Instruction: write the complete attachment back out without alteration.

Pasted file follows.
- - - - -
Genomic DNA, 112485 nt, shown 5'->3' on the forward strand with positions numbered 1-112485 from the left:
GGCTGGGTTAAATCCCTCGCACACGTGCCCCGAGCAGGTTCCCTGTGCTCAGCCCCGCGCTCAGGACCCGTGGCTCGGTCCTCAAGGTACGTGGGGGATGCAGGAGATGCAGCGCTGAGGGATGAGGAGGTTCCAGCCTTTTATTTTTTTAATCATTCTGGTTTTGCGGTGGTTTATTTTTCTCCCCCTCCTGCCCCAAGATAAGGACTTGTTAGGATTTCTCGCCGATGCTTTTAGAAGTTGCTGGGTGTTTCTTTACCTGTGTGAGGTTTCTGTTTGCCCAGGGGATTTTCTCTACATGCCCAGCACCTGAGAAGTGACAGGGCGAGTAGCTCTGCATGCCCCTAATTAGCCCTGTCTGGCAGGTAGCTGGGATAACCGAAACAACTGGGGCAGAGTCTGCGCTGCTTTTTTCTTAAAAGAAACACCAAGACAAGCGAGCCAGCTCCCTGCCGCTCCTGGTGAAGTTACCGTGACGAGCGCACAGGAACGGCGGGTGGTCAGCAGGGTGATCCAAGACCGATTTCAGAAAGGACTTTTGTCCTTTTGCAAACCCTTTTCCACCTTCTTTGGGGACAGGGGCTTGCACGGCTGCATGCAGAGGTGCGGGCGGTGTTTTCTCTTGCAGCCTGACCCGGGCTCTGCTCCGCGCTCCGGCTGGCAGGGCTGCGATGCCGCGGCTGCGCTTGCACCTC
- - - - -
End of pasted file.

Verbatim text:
Genomic DNA, 112485 nt, shown 5'->3' on the forward strand with positions numbered 1-112485 from the left:
GGCTGGGTTAAATCCCTCGCACACGTGCCCCGAGCAGGTTCCCTGTGCTCAGCCCCGCGCTCAGGACCCGTGGCTCGGTCCTCAAGGTACGTGGGGGATGCAGGAGATGCAGCGCTGAGGGATGAGGAGGTTCCAGCCTTTTATTTTTTTAATCATTCTGGTTTTGCGGTGGTTTATTTTTCTCCCCCTCCTGCCCCAAGATAAGGACTTGTTAGGATTTCTCGCCGATGCTTTTAGAAGTTGCTGGGTGTTTCTTTACCTGTGTGAGGTTTCTGTTTGCCCAGGGGATTTTCTCTACATGCCCAGCACCTGAGAAGTGACAGGGCGAGTAGCTCTGCATGCCCCTAATTAGCCCTGTCTGGCAGGTAGCTGGGATAACCGAAACAACTGGGGCAGAGTCTGCGCTGCTTTTTTCTTAAAAGAAACACCAAGACAAGCGAGCCAGCTCCCTGCCGCTCCTGGTGAAGTTACCGTGACGAGCGCACAGGAACGGCGGGTGGTCAGCAGGGTGATCCAAGACCGATTTCAGAAAGGACTTTTGTCCTTTTGCAAACCCTTTTCCACCTTCTTTGGGGACAGGGGCTTGCACGGCTGCATGCAGAGGTGCGGGCGGTGTTTTCTCTTGCAGCCTGACCCGGGCTCTGCTCCGCGCTCCGGCTGGCAGGGCTGCGATGCCGCGGCTGCGCTTGCACCTC